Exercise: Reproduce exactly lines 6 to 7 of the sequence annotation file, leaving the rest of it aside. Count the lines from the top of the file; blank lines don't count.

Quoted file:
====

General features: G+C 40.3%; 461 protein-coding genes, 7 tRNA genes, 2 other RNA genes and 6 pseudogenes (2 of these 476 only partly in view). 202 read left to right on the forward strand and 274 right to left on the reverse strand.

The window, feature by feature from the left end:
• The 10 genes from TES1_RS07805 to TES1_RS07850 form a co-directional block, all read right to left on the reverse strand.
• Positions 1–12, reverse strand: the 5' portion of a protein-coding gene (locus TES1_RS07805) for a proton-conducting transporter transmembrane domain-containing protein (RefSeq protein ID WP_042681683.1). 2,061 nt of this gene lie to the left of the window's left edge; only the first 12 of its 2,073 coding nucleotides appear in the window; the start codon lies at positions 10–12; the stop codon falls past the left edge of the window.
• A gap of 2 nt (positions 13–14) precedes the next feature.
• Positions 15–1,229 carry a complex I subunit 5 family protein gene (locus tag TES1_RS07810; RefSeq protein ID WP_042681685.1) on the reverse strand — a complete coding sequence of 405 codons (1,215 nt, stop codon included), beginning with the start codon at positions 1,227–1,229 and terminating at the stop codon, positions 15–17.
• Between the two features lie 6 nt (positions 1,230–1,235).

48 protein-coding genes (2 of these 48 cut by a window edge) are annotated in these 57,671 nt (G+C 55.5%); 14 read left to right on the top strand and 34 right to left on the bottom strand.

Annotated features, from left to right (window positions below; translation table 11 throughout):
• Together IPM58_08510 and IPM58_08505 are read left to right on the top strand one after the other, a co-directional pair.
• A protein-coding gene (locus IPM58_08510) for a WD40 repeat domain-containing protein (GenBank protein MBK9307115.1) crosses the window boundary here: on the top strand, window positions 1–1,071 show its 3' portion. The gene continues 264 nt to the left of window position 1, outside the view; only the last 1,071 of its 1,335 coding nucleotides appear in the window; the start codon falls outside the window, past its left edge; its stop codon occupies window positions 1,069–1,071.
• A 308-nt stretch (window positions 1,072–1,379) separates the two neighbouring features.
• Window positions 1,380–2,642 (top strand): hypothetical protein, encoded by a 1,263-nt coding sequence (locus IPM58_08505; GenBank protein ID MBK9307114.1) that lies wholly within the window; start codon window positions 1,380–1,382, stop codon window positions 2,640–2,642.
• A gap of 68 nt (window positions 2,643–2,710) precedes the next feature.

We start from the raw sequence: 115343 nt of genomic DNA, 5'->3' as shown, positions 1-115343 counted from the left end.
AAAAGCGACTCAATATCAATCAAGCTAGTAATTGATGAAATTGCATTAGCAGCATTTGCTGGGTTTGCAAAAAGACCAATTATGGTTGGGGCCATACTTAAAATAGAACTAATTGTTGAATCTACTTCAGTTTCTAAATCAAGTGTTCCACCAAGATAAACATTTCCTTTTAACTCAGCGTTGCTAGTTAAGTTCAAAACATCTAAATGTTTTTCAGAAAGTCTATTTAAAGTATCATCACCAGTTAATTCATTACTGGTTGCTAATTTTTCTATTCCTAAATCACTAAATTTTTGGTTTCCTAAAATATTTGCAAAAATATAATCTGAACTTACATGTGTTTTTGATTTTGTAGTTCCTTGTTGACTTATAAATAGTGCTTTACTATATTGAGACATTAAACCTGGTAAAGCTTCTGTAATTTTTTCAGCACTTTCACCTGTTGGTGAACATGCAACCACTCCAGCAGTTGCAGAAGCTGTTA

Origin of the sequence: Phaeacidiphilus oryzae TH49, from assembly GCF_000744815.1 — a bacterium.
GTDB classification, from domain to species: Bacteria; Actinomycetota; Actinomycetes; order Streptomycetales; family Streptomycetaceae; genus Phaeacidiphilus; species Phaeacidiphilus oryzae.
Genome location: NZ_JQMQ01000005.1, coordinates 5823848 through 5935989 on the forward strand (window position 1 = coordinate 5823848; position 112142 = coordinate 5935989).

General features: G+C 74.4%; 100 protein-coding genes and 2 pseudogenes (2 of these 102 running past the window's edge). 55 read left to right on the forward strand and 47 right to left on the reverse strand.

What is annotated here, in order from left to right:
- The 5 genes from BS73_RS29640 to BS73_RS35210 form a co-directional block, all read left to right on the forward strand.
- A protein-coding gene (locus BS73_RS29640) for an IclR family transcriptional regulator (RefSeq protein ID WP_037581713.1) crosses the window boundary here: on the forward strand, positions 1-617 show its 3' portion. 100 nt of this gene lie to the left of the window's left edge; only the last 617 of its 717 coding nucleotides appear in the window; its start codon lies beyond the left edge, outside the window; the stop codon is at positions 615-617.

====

• Positions 15–1,229 carry a complex I subunit 5 family protein gene (locus tag TES1_RS07810; RefSeq protein ID WP_042681685.1) on the reverse strand — a complete coding sequence of 405 codons (1,215 nt, stop codon included), beginning with the start codon at positions 1,227–1,229 and terminating at the stop codon, positions 15–17.
• Between the two features lie 6 nt (positions 1,230–1,235).